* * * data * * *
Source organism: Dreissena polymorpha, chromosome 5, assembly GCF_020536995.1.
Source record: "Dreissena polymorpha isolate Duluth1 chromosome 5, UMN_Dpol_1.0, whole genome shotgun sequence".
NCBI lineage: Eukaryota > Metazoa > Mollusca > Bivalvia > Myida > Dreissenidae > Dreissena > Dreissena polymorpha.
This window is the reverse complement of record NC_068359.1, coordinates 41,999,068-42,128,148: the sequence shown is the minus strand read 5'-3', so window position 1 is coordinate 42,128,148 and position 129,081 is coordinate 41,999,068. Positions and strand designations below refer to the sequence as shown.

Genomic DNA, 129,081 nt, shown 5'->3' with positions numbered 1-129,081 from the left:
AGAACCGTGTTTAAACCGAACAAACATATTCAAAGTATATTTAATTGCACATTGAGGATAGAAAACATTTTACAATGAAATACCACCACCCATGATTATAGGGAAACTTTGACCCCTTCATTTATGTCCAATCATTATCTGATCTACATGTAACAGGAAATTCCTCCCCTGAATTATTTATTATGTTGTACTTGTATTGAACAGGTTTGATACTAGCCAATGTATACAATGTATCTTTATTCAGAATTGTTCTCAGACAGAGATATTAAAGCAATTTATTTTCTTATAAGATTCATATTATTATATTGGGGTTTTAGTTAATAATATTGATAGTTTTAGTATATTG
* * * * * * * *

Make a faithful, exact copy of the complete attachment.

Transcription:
Source organism: Dreissena polymorpha, chromosome 5, assembly GCF_020536995.1.
Source record: "Dreissena polymorpha isolate Duluth1 chromosome 5, UMN_Dpol_1.0, whole genome shotgun sequence".
NCBI lineage: Eukaryota > Metazoa > Mollusca > Bivalvia > Myida > Dreissenidae > Dreissena > Dreissena polymorpha.
This window is the reverse complement of record NC_068359.1, coordinates 41,999,068-42,128,148: the sequence shown is the minus strand read 5'-3', so window position 1 is coordinate 42,128,148 and position 129,081 is coordinate 41,999,068. Positions and strand designations below refer to the sequence as shown.

Genomic DNA, 129,081 nt, shown 5'->3' with positions numbered 1-129,081 from the left:
AGAACCGTGTTTAAACCGAACAAACATATTCAAAGTATATTTAATTGCACATTGAGGATAGAAAACATTTTACAATGAAATACCACCACCCATGATTATAGGGAAACTTTGACCCCTTCATTTATGTCCAATCATTATCTGATCTACATGTAACAGGAAATTCCTCCCCTGAATTATTTATTATGTTGTACTTGTATTGAACAGGTTTGATACTAGCCAATGTATACAATGTATCTTTATTCAGAATTGTTCTCAGACAGAGATATTAAAGCAATTTATTTTCTTATAAGATTCATATTATTATATTGGGGTTTTAGTTAATAATATTGATAGTTTTAGTATATTG